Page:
The Jet Set UN Tour
THERE AREN'T TOO MANY PLACES in America where a few footsteps transports a visitor to international territory. One of them is the United Nations, a building complex former Pentagon official Richard Perle characterized as the “Looming Chatterbox on the Hudson” (though he got his geography wrong—it’s actually on the East River).
Since the day the U.N. opened in 1952, accommodations have been made for visiting tourists with an interest in the architecture of international diplomacy. Reaching a peak of 1.2 million visitors in 1964, U.N. tour attendance is now down to around 400,000 a year. Tour groups are led by an international crew of guides, a job which used to be limited to women between the age of 20 and 30, but now includes a few men. Since the 1950s the guides have always sported uniforms resembling those worn by airline stewardesses. After diversions into mini-skirts in the 1960s and a Benetton designed 1980s outfit, the U.N. tour guide look is back to vintage air-travel chic with a blazer/skirt combo designed by the Italian fashion house Mondrian and accompanied by Italian shoes by Valleverde.
Continuing the air-travel vibe, to visit the international territory of the U.N. one must first go through airport style security in a tent just outside the conference building. After purchasing a ticket, one can wander the General Assembly Lobby, which hosts changing exhibits. During a visit in April the displays included large photographs about the United Nations Food Program sponsored by Benetton and a number of smaller exhibits including a gift from the Islamic Republic of Iran of silk carpet portraits of the Secretary-Generals.
After meeting my guide, a young Brazilian woman fluent in five languages, our small group stepped through a glass door and into the architectural wonderworld of utopian modernism that is the U.N. compound. Guides receive daily briefings on the current activities of the various U.N. divisions, and the tour consists mostly of discussion of the U.N.’s current policies and goals. It is a tour not so much of a place as of an idea, a “tomorrowland” of international cooperation enveloped in a bubble of 50s modernism. It’s an optimistic architecture meant to evoke a new beginning after the horrors of World War II and fated to serve as a backdrop for the cold war. At once horribly dated and retro-hip, the place exudes a utopian ambiance that seems quaint considering its recent troubled history.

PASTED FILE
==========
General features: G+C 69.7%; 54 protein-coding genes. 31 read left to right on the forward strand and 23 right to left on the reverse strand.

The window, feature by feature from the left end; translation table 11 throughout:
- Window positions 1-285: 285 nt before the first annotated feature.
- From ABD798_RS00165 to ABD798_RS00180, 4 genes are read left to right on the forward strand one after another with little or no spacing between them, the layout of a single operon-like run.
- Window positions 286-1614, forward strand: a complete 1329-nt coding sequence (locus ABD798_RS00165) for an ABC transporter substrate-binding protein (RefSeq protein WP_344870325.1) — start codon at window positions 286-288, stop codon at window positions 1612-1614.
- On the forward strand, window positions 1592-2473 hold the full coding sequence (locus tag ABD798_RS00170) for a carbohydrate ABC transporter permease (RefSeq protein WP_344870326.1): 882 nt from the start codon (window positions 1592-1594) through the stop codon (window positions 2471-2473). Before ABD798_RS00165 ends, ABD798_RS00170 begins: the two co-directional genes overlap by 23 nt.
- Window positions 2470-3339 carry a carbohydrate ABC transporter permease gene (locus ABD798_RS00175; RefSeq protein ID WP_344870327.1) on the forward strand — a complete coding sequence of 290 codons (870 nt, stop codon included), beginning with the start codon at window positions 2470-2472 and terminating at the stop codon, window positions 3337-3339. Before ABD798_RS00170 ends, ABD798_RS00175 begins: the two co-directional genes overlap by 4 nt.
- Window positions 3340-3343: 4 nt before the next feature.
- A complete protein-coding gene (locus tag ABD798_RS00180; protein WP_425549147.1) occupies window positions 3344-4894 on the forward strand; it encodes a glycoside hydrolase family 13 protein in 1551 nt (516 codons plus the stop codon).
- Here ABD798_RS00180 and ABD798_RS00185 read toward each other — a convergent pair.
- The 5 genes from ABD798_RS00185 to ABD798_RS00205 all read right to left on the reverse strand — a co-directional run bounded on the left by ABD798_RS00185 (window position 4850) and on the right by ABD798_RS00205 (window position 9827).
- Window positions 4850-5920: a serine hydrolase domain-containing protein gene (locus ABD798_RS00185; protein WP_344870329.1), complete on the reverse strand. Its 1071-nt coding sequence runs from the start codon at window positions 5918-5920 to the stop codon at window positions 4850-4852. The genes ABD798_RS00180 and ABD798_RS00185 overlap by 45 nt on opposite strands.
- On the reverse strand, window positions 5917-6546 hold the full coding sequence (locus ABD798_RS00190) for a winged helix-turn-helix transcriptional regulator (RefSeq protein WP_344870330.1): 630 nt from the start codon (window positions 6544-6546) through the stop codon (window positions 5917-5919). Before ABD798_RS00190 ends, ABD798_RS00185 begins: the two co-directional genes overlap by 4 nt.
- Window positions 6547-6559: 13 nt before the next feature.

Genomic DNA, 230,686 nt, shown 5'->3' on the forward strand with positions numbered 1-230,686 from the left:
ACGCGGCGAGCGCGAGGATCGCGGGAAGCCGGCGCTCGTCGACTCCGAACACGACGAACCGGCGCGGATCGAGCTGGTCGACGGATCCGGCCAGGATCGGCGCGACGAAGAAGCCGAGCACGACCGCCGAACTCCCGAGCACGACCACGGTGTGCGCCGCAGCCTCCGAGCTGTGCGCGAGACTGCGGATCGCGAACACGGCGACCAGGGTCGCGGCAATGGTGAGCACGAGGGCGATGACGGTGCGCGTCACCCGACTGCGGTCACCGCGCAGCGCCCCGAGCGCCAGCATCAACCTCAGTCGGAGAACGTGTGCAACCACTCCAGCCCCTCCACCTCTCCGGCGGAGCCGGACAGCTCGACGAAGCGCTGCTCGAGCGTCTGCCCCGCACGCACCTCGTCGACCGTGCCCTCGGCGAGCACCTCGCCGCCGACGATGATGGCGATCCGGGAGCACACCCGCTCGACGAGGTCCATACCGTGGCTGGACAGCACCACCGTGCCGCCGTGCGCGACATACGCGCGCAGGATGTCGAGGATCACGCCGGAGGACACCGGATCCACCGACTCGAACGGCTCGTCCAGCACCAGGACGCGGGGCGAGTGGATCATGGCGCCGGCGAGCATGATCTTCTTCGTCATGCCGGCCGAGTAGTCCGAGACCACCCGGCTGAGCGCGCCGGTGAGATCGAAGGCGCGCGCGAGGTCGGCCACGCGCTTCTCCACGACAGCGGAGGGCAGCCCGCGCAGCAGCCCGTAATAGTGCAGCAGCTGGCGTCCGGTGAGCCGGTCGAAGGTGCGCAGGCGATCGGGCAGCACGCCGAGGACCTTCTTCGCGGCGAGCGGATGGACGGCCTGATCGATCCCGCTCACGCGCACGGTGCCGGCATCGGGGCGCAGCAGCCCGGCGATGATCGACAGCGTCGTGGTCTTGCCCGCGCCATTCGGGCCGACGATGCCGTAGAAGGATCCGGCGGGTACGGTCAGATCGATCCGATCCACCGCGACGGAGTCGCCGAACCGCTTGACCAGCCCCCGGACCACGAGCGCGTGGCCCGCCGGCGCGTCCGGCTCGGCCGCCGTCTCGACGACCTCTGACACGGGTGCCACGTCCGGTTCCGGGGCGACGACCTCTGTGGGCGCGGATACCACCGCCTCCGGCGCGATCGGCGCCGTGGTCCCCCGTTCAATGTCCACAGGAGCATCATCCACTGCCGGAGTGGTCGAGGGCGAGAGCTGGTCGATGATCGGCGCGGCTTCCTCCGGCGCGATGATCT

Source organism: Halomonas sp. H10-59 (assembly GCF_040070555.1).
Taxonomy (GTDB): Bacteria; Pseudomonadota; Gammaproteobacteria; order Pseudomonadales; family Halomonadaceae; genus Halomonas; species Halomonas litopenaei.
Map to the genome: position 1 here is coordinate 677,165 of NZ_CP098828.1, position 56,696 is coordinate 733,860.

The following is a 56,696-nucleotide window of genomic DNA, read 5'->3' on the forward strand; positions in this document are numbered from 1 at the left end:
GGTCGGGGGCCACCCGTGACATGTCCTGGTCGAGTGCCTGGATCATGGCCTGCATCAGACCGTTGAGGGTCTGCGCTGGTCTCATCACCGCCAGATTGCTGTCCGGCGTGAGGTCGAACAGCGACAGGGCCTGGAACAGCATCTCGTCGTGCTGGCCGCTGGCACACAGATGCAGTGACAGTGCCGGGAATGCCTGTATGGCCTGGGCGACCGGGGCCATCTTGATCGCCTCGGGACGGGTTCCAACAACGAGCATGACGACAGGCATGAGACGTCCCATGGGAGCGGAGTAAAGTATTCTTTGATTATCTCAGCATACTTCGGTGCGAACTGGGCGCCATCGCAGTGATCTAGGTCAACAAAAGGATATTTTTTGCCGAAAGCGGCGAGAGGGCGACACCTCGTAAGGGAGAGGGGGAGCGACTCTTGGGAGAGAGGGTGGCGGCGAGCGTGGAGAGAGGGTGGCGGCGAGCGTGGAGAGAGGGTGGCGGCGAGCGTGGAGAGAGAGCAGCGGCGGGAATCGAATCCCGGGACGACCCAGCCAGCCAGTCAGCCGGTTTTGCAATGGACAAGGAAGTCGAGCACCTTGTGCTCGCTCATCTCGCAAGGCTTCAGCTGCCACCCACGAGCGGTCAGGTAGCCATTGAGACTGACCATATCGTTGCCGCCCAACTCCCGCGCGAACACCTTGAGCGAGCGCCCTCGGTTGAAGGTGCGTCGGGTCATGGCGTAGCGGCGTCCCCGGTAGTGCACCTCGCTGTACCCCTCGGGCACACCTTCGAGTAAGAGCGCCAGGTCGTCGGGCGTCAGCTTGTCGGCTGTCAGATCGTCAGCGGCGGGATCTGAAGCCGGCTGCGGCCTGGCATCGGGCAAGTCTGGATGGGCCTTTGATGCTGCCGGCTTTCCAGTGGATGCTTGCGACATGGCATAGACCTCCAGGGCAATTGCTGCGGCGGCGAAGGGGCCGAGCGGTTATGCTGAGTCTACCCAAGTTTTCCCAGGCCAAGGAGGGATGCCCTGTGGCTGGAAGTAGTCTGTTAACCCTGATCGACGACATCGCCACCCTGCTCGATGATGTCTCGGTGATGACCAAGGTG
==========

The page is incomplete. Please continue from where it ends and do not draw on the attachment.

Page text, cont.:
Most of the large chambers are part of the tour with the exception of the Security Council, which is closed due to security. On our visit we passed through the Economic and Social Council chambers and the Trusteeship Council, both of which were in session. After quickly traversing exhibits on weapons of mass destruction, decolonization, land mines, and U.N. peacekeeping efforts, the guided tour ended with a question and answer session with our guide in the empty General Assembly Hall.
Once the Q & A concluded our guide dropped us off in the expansive public concourse, which includes a book store, post office, coffee shop, and souvenir shop selling U.N. logo coffee mugs, shot glasses, t-shirts, ties and key chains with the flags of each of the 191 U.N. member nations among many other novelties. A visit to the bookstore provides next summer’s beach reading for the policy wonk; Disarming Iraq by Hans Blix, Human Development Report 2003, or on the lighter side, The United Nations Women’s Guild Cookbook.
The international style U.N. building was designed by an international team of 11 architects (led by the American Wallace K. Harrison), and though it seems so, well, modern, it is now over 50 years old. The U.N. plans on temporarily relocating in 2007 while the 39 story secretariat building is upgraded. A recent New York Times story profiled the somewhat dilapidated condition of much of this modernist landmark. Asbestos, a lack of sprinklers, and outdated heating and air conditioning systems plague the complex, which will be refurbished with a proposed $1.2 billion loan in Bush’s 2005 budget. The Times story also noted “East River water is pumped into the building as a coolant and . . . workers had collected eels, blue claw crabs and bluefish from the basement filters to take home to cook.” Just think about that the next time Kofi Annan invites you to dinner. ♦